P0335 Code – Meaning, Causes, Symptoms (& How To Fix)

In this article we'll be discussing the P0335 code – what it is, what causes it, and how you can fix it with some basic knowledge.

P0335 Code

What does it mean when your scanner shows the P0335 code? If your Check Engine Light is on and you see this DTC, you don’t have to worry.

We have the answers showing you the P0335 trouble code meaning along with its corresponding symptoms. We also cover the causes of the fault and show you what might fix it. 

Code P0335 Definition

P0335 – Crankshaft Position Sensor A Circuit Malfunction

What Does the P0335 Code Mean?

The P0335 DTC is a generic trouble code showing that the car’s powertrain control module (PCM) has been unable to sense a signal coming from the crankshaft position sensor. The PCM is consistently monitoring the crankshaft position sensor, ensuring it always falls in line with the manufacturer’s specs.

If the computer can’t determine what the position or speed of the crankshaft is, this code will set. If the sensor has failed, the engine will switch off in response. 

P0335 Trouble Code Symptoms

Not only will the Check Engine Light come on, but you are going to have major symptoms involved if the crankshaft position sensor has truly failed. 

Here are a few of the most common symptoms associated with the P0335 DTC.

Causes of the P0335 Code

There’s no clear-cut answer to what’s causing the P0335 code. Without a complete diagnosis, you probably can’t determine what’s wrong. We outline some steps to help you out down below.

However, these are a few of the most common causes. 

How Serious is the P0335 Code?

Severe – If your car is still running, you should stop driving right now. You want to have the car towed back to your home garage or to a local shop.

Once the car shuts off, it’s unlikely you will be able to get it started once again. Even if you could, serious engine damage could occur.

What Repairs Can Fix the P0335 Code?

If you walk through our diagnostic steps listed below, you should better understand what repair needs to be performed. In the meantime, here are a few things you might be looking at.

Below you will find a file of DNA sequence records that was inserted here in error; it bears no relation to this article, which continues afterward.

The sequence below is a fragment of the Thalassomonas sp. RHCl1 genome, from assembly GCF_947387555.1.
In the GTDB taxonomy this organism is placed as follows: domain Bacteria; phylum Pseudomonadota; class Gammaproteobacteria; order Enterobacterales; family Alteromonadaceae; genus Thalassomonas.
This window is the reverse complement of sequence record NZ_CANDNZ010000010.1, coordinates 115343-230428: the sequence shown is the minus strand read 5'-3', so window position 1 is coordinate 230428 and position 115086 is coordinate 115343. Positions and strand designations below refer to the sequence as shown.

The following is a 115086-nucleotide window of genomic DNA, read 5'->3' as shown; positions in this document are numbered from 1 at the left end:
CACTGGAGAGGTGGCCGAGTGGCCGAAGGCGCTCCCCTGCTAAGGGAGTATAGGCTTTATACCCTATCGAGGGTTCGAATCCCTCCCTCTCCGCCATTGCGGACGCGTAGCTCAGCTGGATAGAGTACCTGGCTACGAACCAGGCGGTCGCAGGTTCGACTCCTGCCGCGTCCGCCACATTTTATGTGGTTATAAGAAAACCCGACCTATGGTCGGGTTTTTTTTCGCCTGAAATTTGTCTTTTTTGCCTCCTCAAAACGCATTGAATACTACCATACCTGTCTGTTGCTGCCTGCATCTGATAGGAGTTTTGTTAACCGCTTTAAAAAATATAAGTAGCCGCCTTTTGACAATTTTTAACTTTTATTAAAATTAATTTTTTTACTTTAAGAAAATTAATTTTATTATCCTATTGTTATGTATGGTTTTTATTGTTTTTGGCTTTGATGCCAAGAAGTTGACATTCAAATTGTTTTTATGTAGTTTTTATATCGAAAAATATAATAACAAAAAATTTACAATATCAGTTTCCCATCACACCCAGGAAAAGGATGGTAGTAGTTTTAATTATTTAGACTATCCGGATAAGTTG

• Repair damaged wiring or faulty connection
  • Replace crankshaft position sensor
  • Replace reluctor ring
  • Replace timing belt
  • Update/replace PCM

Common P0335 Diagnosis Mistakes

Because the trouble code points to a problem with the crankshaft position sensor, it’s natural to want to replace it right away. However, you don’t want to get ahead of yourself.

In many cases, it could be due to a wiring issue instead. This problem could be a lot cheaper to repair than replacing the sensor, so give yourself some time to perform a full inspection first. 

How to Diagnose the P0335 Trouble Code

If you want to get to the heart of the issue, it’s important to follow the same diagnostic steps that a professional mechanic would. You should have the vehicle service manual handy for the proper specifications for your car model. Aside from that, these steps should help you get moving in the right direction.

  1. Check the engine codes. There could be multiple that help you discover the true problem. If you aren’t sure which codes are recent, reset them and drive the car until they come back. 
  2. Inspect the wiring of the crank sensor. Take a look at the connectors too. If you notice any damage, repair it.
  3. If you don’t see any damage, you must inspect the CKP 5 Volt square wave pattern. The service manual will be needed for this check and the resistance specs. If the reading comes back normal, you don’t want to replace the crankshaft position sensor. Otherwise, this part should be replaced. 

If these steps don’t help you figure out what’s going on, it’s best to visit a professional mechanic. Anything beyond this can become more complicated to troubleshoot. 

Estimated P0335 Repair Cost

Your in-depth diagnosis should lead you to the appropriate fix. Knowing this information, here are a few of the repair costs you might be looking at if you need to pay for the parts and labor. 

  • Repair damaged wiring or faulty connection – $50-$550
  • Replace crankshaft position sensor – $150-$350
  • Replace reluctor ring – $350-$1,500
  • Replace timing belt – $200-$750
  • Update/replace PCM – $250-$2,000

Mechanics Tips about the P0335 Code

When you are dealing with the crank position sensor, the P0335 DTC isn’t the only trouble code you might encounter. It’s also possible to see some of the related trouble codes that correspond with this one or point to other issues. If you see these, you might have a better idea of what’s going on.

By looking at the whole picture, with all of the engine codes, you can figure out the problem. However, some of the trouble codes can be misleading, so be sure to read about each of them in-depth through our corresponding articles. If you need further guidance, it’s always best to visit with a professional mechanic.